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England’s Teen Birth Rate Down 8% in a Year

England’s Teen Birth Rate Down 8% in a Year

The UK has had the highest levels of teenage pregnancy in Europe, but the number of pregnant teens has been making a steady decline year after year. In the past 12 months, England’s teen birth rate as a whole has fallen by an astonishing 8.4% – to it’s lowest level in 40 years!

NHS Maternity Statistics, England: 2012/2013 is a report by the Health and Social Care Information Centre (HSCIC) containing the figures that show the drop in teen pregnancies, with teenage pregnancy being defined as a human female between 13 and 19 years old when her baby is born.

According to the report, 33,620 teens gave birth in 2011/2012, but this year that number has dropped by almost three thousand, to 30,790. The numbers in the report also show the steady fall of the number of teenage deliveries since 2007/2008, when there were over 40,000 births recorded.

In NHS hospitals, there were 671,260 deliveries recorded in total, with the report showing a 0.5% rise in the number of these deliveries being via Caesarean section since last year, from 25% to 25.5%. The highest number of C-sections was among mothers over the age of 39, 42%, whilst only 13.6% of mums under 20 had their babies in this way.

Interestingly, the report showed that women from the most deprived areas of the country twice as likely to have a baby this year than women from the least deprived areas, 37.2 per 1,000 women, compared with 18.6 out of 1,000.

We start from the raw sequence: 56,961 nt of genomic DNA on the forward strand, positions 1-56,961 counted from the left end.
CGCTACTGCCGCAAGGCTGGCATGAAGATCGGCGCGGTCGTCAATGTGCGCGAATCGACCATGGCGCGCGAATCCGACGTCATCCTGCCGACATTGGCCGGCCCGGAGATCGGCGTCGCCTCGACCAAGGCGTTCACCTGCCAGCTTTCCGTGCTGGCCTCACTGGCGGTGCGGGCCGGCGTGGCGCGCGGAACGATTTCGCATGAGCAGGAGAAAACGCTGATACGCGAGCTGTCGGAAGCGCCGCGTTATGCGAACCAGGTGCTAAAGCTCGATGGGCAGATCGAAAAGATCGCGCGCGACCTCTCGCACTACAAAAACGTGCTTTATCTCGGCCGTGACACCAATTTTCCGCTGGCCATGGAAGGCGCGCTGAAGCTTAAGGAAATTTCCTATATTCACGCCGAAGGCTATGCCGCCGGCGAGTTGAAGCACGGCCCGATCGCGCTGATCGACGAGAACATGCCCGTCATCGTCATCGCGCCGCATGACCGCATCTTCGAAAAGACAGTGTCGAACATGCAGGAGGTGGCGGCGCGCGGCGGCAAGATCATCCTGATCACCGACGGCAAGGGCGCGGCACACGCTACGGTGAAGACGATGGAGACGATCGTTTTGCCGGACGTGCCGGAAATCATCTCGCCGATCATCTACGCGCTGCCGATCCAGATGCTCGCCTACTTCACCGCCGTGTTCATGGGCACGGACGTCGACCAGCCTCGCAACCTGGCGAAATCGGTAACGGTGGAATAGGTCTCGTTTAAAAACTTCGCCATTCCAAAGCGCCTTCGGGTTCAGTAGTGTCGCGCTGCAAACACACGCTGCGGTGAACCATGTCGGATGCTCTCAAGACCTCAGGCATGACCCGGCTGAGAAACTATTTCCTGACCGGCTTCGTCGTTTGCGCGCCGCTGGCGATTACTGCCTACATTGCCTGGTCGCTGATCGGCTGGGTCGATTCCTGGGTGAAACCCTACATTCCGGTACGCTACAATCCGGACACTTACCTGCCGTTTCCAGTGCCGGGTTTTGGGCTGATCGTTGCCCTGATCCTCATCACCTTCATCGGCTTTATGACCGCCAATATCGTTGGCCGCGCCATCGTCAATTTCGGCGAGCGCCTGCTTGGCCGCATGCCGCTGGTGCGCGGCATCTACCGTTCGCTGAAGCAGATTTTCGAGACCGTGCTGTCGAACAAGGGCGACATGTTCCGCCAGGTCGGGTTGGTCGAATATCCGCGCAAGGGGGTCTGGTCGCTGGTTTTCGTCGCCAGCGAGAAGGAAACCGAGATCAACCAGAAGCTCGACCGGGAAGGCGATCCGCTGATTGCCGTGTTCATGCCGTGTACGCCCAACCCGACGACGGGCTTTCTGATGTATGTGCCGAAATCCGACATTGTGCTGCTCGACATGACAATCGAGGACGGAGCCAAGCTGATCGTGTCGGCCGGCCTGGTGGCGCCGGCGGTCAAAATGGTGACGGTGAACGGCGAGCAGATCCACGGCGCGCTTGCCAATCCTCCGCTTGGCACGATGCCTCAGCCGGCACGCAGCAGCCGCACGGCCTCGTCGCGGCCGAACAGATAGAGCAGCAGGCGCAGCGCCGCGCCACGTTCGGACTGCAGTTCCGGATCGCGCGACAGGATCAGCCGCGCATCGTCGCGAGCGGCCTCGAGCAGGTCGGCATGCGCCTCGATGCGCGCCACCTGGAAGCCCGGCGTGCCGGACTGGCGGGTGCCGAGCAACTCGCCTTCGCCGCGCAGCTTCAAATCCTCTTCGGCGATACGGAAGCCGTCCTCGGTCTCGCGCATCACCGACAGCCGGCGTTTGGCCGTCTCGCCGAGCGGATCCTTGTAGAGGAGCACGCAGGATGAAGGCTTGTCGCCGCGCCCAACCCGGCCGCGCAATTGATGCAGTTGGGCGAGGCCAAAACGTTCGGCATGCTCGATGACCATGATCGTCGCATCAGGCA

This year it was also shown that almost 10 times as many teenage girls became mothers from the most deprived areas than those from the least deprived, 31.1 out of 1,000 and 3.6 out of 1,000 respectively. The lowest levels of teenage pregnancy could be seen in London while the North East of England had the most teenage deliveries.

“We know the teenage conception rate is at its lowest since 1969, and this is reflected in both the decline in teenage births and abortions,” explains Clare Murphy, external affairs director for the British Pregnancy Advisory Service (BPAS). She said that although the figures have fallen, it is still vital for young people to be able to have “unbiased advice” about pregnancy and contraception.

Murphy said also said that the increase in the number of women opting to have a Caesarean section, elective Caesarean sections, instead of having to having to undergo an emergency C-section was interesting to note. “We believe strongly that women should have a choice in childbirth,” she said, “and whether to opt for a natural or surgical delivery.”

Natika Halil of the Family Planning Association (FPA) said that the lower number of pregnant teens and teenage births reflected the hard work of doctors and teachers in the battle against teen pregnancy and that the sexual health charity welcomed the “continued decrease”. “While the figures are promising,” she said, “we are still not at the [low] levels recorded in the comparable European countries, so we must keep up the momentum.”

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